IT is generally recognized to-day that the central idea of Mendel's discovery in regard to heredity is that when two contrasting elements enter a hybrid, one from each parent, they separate in the germ cells of the hybrid, so that the germ-cells are pure like those of the original parents in regard to each element. Chance meetings of the germ cells give the ratios that are characteristic of Mendelian heredity. This is illustrated by the example that Mendel gave.
When a pea having green seeds is crossed with a pea having yellow seeds a hybrid pea is produced. When the germ-cells of the hybrid are ripened, each ovule carries either the element for green or that for yellow, but never both. Yellow and green have separated. The same separation occurs in the formation of the pollen. If self-fertilization now takes place chance combinations of the yellow-or green-bearing ovules with the yellow or green-bearing pollen give one pure yellow pea, two hybrid (yellow) peas, one pure green pea, as shown in Fig. 1. Mendel discovered that the same principle holds when two pairs of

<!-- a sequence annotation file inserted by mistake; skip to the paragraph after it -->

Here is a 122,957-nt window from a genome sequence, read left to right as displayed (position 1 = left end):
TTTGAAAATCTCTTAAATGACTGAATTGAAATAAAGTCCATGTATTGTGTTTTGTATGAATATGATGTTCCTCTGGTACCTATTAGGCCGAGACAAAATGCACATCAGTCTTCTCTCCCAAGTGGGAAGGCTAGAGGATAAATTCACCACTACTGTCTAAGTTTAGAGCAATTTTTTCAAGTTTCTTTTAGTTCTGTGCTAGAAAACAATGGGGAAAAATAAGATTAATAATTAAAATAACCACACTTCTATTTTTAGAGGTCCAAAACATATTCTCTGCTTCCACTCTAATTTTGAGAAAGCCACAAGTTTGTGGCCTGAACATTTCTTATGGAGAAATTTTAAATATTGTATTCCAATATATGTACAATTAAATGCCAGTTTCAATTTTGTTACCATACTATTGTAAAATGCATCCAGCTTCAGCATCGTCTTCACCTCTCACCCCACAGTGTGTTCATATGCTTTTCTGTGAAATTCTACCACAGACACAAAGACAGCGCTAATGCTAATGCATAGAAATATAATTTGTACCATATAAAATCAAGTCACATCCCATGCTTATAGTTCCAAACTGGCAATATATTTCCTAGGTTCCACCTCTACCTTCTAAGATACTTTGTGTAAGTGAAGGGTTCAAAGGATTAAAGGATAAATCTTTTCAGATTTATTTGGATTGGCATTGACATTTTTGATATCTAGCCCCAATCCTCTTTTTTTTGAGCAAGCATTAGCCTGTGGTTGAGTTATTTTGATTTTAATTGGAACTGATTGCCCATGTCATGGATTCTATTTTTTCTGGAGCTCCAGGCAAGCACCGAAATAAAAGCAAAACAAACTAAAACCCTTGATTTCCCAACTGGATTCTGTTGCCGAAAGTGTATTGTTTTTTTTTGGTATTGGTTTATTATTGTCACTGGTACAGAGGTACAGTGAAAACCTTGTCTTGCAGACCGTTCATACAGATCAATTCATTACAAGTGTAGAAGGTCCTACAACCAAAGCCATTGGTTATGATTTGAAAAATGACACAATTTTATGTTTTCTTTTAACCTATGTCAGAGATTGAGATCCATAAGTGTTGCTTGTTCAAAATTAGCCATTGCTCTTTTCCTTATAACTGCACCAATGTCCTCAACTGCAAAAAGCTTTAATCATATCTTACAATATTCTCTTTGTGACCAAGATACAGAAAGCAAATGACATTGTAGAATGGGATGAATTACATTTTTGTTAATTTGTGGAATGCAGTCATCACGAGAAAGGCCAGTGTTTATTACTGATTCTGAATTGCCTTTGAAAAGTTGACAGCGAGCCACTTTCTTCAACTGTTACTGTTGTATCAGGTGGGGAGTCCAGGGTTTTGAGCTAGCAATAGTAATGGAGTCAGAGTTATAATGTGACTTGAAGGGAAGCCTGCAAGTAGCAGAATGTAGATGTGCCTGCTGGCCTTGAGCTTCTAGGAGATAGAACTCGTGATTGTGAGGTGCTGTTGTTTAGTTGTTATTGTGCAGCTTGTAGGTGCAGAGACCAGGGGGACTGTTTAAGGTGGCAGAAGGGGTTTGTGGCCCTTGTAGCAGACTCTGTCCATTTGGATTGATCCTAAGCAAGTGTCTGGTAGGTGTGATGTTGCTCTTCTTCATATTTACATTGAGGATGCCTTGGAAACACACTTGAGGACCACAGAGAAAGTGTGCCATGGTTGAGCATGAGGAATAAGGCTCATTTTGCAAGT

- Mendel speaks of characters as forming pairs. To-day we speak of factors or genes as the paired, elements (allelomorphs) in the germ-cells, and these are supposed to act as differentials in producing the characters in the adult animal or plant. The English school considers the presence of a factor as one allelomorph and its absence as the contrasting factor. For instance, if yellow color is due to a present factor then if it were lost the color that results is green. But since we know nothing about the material in the germ-plasm that by interacting with other parts gives yellow in one case and green in the other, it seems to me gratuitous to postulate the nature of the change in the germ plasma. It is only necessary to assume that the original factor and a new factor form a pair without in any way committing one's self as to how these two allelomorphic factors are related to each other.